- Create the Schedule. Decide how many days you’d like to devote to this study. One week? One month? The amount of time you’ll need for the study will depend on how many activities, books, and projects you have in mind. Begin organizing and ordering your activities according to this schedule.
- Add it to the Weekly Homeschool Plan. The last step: incorporating your unit study with your existing weekly plan! Some parents create unit studies while planning their homeschool year before August, while many follow the interests of their children through the year and weave them into the existing plan.
10 Unit of Study Resources for Homeschooling
Unit studies can focus on any subject your students like. As with living books, one of the main theories behind unit studies is to follow your children’s excitement. All of us learn best when we are having fun! A unit of study is rooted in the joy of exploration and discovery, wherever that topic may lead.
Whether you are looking to supplement your homeschool with free unit studies, or you are planning to homeschool entirely from one unit of study to another, these resources will help you learn how to plan a homeschool unit study.
- Homeschool Unit Study Resources. We have several unit studies listed here, ranging over several topics and categorized by umbrella subjects for convenience. If you are looking for unit studies regarding specific holidays and events, there are several to choose from on this page. Either use them as they are, are as a starting point for creating your own!
- How to Improve Writing Skills with Unit Studies. Unit studies are a good opportunity to work on writing skills. Explore how to include writing assignments in a unit study, as well as how to keep them fun and engaging for your children.
- Make Your Own Space Exploration Unit Study! Is your homeschooler fascinated with space? Or, perhaps you haven’t studied astronomy yet with your kids and it’s time to learn. Either way, these resources will help you create your own unit of study for space exploration!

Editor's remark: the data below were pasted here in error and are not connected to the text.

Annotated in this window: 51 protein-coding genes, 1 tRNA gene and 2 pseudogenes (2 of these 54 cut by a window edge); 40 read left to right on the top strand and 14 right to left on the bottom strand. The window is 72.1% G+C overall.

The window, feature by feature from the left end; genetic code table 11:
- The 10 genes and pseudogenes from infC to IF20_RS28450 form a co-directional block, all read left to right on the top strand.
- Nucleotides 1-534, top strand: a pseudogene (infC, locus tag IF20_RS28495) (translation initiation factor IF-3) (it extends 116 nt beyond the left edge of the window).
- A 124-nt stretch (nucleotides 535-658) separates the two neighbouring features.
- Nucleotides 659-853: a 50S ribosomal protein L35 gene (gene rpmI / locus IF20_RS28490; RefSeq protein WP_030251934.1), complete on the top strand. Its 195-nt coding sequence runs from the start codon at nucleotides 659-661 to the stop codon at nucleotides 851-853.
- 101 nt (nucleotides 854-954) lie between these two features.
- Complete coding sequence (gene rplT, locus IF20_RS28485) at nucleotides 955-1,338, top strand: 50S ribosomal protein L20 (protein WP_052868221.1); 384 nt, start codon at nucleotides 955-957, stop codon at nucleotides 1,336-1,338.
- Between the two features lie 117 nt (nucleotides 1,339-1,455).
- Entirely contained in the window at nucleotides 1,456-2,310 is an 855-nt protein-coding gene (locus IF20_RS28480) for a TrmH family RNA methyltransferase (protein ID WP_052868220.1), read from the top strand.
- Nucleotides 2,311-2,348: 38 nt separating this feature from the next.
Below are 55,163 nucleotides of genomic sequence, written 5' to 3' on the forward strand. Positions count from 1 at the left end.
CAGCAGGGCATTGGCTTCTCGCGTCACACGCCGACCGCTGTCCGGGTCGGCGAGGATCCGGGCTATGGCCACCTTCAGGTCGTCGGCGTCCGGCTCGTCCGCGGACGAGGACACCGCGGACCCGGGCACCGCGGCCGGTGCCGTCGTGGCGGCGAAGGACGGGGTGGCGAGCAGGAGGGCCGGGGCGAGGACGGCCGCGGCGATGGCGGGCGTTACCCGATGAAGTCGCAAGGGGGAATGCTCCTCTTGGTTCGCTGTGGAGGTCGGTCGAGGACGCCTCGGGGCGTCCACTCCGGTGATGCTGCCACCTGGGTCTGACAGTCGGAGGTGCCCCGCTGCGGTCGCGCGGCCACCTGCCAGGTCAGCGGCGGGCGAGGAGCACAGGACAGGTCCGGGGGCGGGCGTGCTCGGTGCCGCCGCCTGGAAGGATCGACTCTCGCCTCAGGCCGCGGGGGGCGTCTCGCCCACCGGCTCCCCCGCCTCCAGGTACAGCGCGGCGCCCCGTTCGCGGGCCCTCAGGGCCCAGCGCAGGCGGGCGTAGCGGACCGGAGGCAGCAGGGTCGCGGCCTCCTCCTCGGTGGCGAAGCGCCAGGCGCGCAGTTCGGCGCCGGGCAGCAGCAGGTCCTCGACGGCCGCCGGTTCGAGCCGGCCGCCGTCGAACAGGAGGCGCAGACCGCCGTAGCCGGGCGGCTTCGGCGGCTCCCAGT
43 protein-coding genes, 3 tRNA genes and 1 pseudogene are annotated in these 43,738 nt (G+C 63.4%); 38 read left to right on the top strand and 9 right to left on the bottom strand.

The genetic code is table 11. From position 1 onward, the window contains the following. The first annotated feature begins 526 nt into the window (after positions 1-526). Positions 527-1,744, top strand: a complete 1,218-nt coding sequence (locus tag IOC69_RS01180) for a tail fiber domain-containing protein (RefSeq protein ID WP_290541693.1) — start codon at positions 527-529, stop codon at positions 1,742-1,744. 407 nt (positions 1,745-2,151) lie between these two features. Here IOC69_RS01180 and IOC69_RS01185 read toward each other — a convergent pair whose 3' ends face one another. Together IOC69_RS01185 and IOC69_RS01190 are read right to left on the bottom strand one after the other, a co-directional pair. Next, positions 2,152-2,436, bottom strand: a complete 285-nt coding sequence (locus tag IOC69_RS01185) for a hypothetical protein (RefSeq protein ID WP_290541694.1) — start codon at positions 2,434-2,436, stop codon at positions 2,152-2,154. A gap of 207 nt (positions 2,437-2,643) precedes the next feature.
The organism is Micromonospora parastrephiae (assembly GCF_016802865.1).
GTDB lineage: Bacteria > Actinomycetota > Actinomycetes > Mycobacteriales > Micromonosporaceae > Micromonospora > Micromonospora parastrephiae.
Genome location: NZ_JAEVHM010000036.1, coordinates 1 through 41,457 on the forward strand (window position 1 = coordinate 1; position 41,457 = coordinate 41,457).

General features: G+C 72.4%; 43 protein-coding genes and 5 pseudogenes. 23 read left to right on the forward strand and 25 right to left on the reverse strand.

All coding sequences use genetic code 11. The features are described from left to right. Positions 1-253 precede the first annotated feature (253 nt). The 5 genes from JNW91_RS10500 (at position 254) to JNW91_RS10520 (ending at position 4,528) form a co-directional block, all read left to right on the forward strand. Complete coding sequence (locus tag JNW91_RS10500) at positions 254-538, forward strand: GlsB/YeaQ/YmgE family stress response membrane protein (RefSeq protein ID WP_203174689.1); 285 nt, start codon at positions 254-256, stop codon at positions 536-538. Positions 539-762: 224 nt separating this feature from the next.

- DIY Poetry Unit Study. While it may not seem like poetry lends itself well to a unit study, it is actually a great topic for unit studies! Students tend to dislike poetry due to its complicated and often dry nature. Using a unit of study for poetry can help it feel alive and fun!
- Creating Your Own Literature-Based Unit Study. If you have big readers, a literature-based unit study will likely be enjoyable for your homeschoolers. Literature can be an excellent way to explore certain topics, especially history!
- Living Book Lists for Homeschool Science Study. As with literature, living books are a great choice for a unit of study. Living books teach through the narrative to keep students engaged and excited. If living books are new to you, consider this article for how to include them in your homeschool.
- Lapbook Study Anytime of the Year! Have you heard of lapbooks? They could be a great idea to include in a unit study! Lapbooks are similar to scrapbooks with collections around a central theme, usually stored in file folders. If you are looking for an organizational method for recording your student’s work on their unit study, a lapbook could be a good solution!
- Science Unit Studies + Printables. We have free, comprehensive unit study resources available for astronomy, chemistry, nuclear science, and earth science! If you want to include more science studies in your homeschool, a unit study can be a great option. Use these unit studies as they are, or add a personal twist!
- The Ultimate Classical Literature Unit Study Resource. Sometimes, you just need a unit study for the classics! This is a high school literature unit study, divided into each level for grades ninth through twelfth. The unit study resource is categorized by book titles, resources, writing prompts, and spelling lists!
- Top 20 Living Books for History and Social Studies. Unit studies are especially helpful for social studies. Subjects such as history and geography are renowned for boring students to tears in a mess of dates and events. Bring social studies alive with a hands-on unit for exciting real-life applications.
Courtney Newman is a homeschool graduate, a writer, and a content marketer. Other than writing, her favorite hobbies include reading, visiting the beach, and spending time with her husband and pets.